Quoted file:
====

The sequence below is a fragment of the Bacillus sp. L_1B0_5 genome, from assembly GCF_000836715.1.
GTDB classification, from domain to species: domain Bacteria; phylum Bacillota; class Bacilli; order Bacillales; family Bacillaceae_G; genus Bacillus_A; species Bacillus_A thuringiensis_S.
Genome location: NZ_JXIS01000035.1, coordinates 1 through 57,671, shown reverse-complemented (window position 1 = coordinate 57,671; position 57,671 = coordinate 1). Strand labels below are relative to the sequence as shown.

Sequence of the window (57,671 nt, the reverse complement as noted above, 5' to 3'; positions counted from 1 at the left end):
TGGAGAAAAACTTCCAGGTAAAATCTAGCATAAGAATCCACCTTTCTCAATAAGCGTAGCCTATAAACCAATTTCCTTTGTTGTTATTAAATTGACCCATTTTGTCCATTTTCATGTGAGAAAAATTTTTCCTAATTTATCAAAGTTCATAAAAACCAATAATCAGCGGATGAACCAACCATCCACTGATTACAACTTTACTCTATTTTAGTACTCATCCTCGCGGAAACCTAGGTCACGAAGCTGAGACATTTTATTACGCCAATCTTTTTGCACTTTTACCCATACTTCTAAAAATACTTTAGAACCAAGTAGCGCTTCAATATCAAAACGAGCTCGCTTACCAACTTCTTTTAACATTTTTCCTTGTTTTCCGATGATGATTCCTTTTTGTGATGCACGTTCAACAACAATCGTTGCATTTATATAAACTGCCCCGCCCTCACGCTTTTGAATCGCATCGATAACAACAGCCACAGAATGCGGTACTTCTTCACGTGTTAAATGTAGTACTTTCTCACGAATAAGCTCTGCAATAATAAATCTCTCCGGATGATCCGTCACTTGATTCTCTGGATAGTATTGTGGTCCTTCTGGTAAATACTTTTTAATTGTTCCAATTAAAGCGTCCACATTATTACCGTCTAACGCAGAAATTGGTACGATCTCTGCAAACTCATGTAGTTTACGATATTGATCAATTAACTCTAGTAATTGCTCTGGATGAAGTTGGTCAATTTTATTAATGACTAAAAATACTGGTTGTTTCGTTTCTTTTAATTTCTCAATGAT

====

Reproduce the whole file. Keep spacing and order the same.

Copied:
The sequence below is a fragment of the Bacillus sp. L_1B0_5 genome, from assembly GCF_000836715.1.
GTDB classification, from domain to species: domain Bacteria; phylum Bacillota; class Bacilli; order Bacillales; family Bacillaceae_G; genus Bacillus_A; species Bacillus_A thuringiensis_S.
Genome location: NZ_JXIS01000035.1, coordinates 1 through 57,671, shown reverse-complemented (window position 1 = coordinate 57,671; position 57,671 = coordinate 1). Strand labels below are relative to the sequence as shown.

Sequence of the window (57,671 nt, the reverse complement as noted above, 5' to 3'; positions counted from 1 at the left end):
TGGAGAAAAACTTCCAGGTAAAATCTAGCATAAGAATCCACCTTTCTCAATAAGCGTAGCCTATAAACCAATTTCCTTTGTTGTTATTAAATTGACCCATTTTGTCCATTTTCATGTGAGAAAAATTTTTCCTAATTTATCAAAGTTCATAAAAACCAATAATCAGCGGATGAACCAACCATCCACTGATTACAACTTTACTCTATTTTAGTACTCATCCTCGCGGAAACCTAGGTCACGAAGCTGAGACATTTTATTACGCCAATCTTTTTGCACTTTTACCCATACTTCTAAAAATACTTTAGAACCAAGTAGCGCTTCAATATCAAAACGAGCTCGCTTACCAACTTCTTTTAACATTTTTCCTTGTTTTCCGATGATGATTCCTTTTTGTGATGCACGTTCAACAACAATCGTTGCATTTATATAAACTGCCCCGCCCTCACGCTTTTGAATCGCATCGATAACAACAGCCACAGAATGCGGTACTTCTTCACGTGTTAAATGTAGTACTTTCTCACGAATAAGCTCTGCAATAATAAATCTCTCCGGATGATCCGTCACTTGATTCTCTGGATAGTATTGTGGTCCTTCTGGTAAATACTTTTTAATTGTTCCAATTAAAGCGTCCACATTATTACCGTCTAACGCAGAAATTGGTACGATCTCTGCAAACTCATGTAGTTTACGATATTGATCAATTAACTCTAGTAATTGCTCTGGATGAAGTTGGTCAATTTTATTAATGACTAAAAATACTGGTTGTTTCGTTTCTTTTAATTTCTCAATGAT